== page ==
Pathophysiology of Stroke

Stroke can be defined as having a neurological deficit of sudden onset and lasts 24 hours as a result of cerebrovascular disease. In general, brain blood vessel disorders or stroke is a cerebral circulatory disorders. Is a focal neurologic disorder that can arise secondary to a pathological process in the cerebral blood vessels, such as thrombosis, embolus, rupture of the vessel wall or basic vascular diseases, such as atherosclerosis, arteritis, trauma, aneurysm and developmental abnormalities.
(Suzanne C. Smeltzer, 2002, p 2131)

1. Thrombosis (thrombo-occlusive disease) is the most frequent cause of stroke. Cerebral arteriosclerosis and cerebral circulation slowdown is the main cause of cerebral thrombosis, which is a common cause of stroke. Signs of cerebral thrombosis varies. Onset of the headache is not common. Some patients experience dizziness, seizures, and cognitive changes or some other common onset. In general, cerebral thrombosis did not occur suddenly, and temporary loss of speech, hemiplegia or paresthesias in half body weight may precede the onset of paralysis in a few hours or days.

Thrombosis occurs usually has something to do with the local damage blood vessel walls due to atherosclerosis. The process of atherosclerosis is characterized by fatty plaque in the intima layer of the artery. Cerebral artery intima part becomes thin and stringy, whereas muscle cells disappeared. Lamina interna elastika torn and frayed, so the vessel lumen partially filled by the sclerotic material. Plaques tend to form at branching or curved places. Thrombi were also associated with these special places. Blood vessels that have a risk in an increasingly rare sequence is as follows: internal carotid artery, vertebral and basilar part of the bottom. Intima loss will make connective tissue exposed. Platelets stick to the exposed surface so that the surface of the blood vessel walls become rough. Platelets will let go of the enzyme, adenosine diphosphate mechanisms that initiate coagulation. Fibrinotrombosit stopper can be detached and form emboli, or it can remain in place and eventually all that will be clogged artery perfectly.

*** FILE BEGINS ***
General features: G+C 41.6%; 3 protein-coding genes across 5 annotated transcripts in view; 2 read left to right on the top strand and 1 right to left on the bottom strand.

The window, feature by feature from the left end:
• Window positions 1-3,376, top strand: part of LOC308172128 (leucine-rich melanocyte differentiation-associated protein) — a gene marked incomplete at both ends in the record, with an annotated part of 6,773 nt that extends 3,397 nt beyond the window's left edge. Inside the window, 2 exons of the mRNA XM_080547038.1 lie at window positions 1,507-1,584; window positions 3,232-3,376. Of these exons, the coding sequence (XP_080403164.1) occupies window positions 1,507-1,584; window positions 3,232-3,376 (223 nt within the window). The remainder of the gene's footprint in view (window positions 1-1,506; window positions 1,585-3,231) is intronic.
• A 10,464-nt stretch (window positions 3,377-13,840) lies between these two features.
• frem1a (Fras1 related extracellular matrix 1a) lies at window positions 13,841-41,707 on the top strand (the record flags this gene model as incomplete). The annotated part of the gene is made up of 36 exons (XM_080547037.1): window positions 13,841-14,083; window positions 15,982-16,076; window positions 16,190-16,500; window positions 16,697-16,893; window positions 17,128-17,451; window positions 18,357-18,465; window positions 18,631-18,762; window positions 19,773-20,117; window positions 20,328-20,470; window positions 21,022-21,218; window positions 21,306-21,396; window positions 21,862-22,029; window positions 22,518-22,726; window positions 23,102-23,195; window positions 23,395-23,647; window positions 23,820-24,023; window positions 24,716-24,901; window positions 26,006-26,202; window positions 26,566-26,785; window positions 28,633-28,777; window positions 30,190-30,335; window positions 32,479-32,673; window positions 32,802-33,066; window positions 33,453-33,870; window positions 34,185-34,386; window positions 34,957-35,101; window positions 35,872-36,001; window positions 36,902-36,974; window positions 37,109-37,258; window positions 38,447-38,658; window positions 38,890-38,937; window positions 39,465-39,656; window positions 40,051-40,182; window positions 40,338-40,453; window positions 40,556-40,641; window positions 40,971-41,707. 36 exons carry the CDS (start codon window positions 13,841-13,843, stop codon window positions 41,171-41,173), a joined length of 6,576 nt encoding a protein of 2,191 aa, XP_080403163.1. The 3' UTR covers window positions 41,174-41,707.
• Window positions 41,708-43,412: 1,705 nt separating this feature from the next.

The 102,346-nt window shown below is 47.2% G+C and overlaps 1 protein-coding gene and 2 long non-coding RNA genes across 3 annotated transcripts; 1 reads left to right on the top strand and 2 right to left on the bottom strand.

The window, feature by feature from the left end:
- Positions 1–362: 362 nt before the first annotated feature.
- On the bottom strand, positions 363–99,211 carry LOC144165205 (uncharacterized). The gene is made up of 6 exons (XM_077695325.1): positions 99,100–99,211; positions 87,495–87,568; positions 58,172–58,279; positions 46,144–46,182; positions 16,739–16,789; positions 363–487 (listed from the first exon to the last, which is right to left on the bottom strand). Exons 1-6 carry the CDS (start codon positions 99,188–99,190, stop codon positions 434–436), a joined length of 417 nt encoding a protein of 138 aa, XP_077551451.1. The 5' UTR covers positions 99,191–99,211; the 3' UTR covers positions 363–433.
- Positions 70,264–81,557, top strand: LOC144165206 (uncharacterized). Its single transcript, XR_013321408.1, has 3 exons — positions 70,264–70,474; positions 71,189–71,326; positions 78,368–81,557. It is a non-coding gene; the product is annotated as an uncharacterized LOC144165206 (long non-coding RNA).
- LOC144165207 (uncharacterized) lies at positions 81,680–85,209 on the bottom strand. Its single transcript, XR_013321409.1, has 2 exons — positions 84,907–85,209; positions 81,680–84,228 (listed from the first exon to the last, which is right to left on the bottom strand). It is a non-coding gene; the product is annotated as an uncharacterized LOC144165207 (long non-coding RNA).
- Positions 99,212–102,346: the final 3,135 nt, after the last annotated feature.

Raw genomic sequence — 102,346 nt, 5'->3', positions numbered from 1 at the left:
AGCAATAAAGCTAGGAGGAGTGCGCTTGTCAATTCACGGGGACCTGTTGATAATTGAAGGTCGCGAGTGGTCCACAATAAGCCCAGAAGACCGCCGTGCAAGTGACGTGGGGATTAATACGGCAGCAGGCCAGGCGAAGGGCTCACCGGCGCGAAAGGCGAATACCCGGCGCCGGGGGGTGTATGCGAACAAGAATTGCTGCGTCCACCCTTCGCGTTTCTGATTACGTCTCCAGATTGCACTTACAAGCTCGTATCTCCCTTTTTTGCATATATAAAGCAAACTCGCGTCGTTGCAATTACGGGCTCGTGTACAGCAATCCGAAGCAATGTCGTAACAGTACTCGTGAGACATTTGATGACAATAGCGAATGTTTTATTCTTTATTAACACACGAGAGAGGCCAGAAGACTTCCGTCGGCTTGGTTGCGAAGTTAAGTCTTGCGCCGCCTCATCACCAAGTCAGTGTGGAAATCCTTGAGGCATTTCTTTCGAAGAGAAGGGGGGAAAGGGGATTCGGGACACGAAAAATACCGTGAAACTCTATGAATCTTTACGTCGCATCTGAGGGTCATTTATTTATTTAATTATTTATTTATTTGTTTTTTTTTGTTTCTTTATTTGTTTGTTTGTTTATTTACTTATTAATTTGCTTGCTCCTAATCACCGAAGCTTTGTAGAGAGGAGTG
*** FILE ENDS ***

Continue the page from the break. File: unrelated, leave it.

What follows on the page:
2. Embolism: Cerebral embolism including the second of the main causes of stroke. Embolism patients are usually younger than patients with thrombosis. Most sereberi emboli originating from a thrombus in the heart, so the real problem faced is the embodiment of heart disease. Although less common, embolus may also originate from atheromatous plaques karotikus sinus or internal carotid artery. Each part of the brain can suffer embolism, but usually embolus embolus will clog the narrow passages .. the most frequently affected artery embolus sereberi is sereberi media, especially the top.

3. Cerebral hemorrhage: cerebral hemorrhage including third leading cause of all cases of cerebral vascular disorders, and a tenth of all cases of the disease. Intracranial hemorrhage is usually caused by the rupture of cerebral arteries. Extravasation of blood occurs in the brain and / or subarachnoid, so which is located on the nearby tissue to be displaced and depressed. Blood is very irritating to the brain tissue, resulting in vasospasm in arteries around the bleeding. These spasms can spread throughout the brain and the circle wilisi hemisper. Blood clot that initially resemble soft red jam will eventually dissolve and shrink. In the light of histological brain located around the clot can swell and undergo necrosis. Because enzymes work will occur liquefaction process, thus forming a cavity. After several months of all necrotic tissue will be replaced by astrocytes and new capillaries to form the fabric around the cavity earlier. Finally cavities filled by fibers experiencing astroglia proliferation. Subarachnoid hemorrhage is often associated with rupture of an aneurysm. Most aneurysms of the circle of wilisi. Hypertension or bleeding disorders facilitate the possibility of rupture. Often there is more than one aneurysm.

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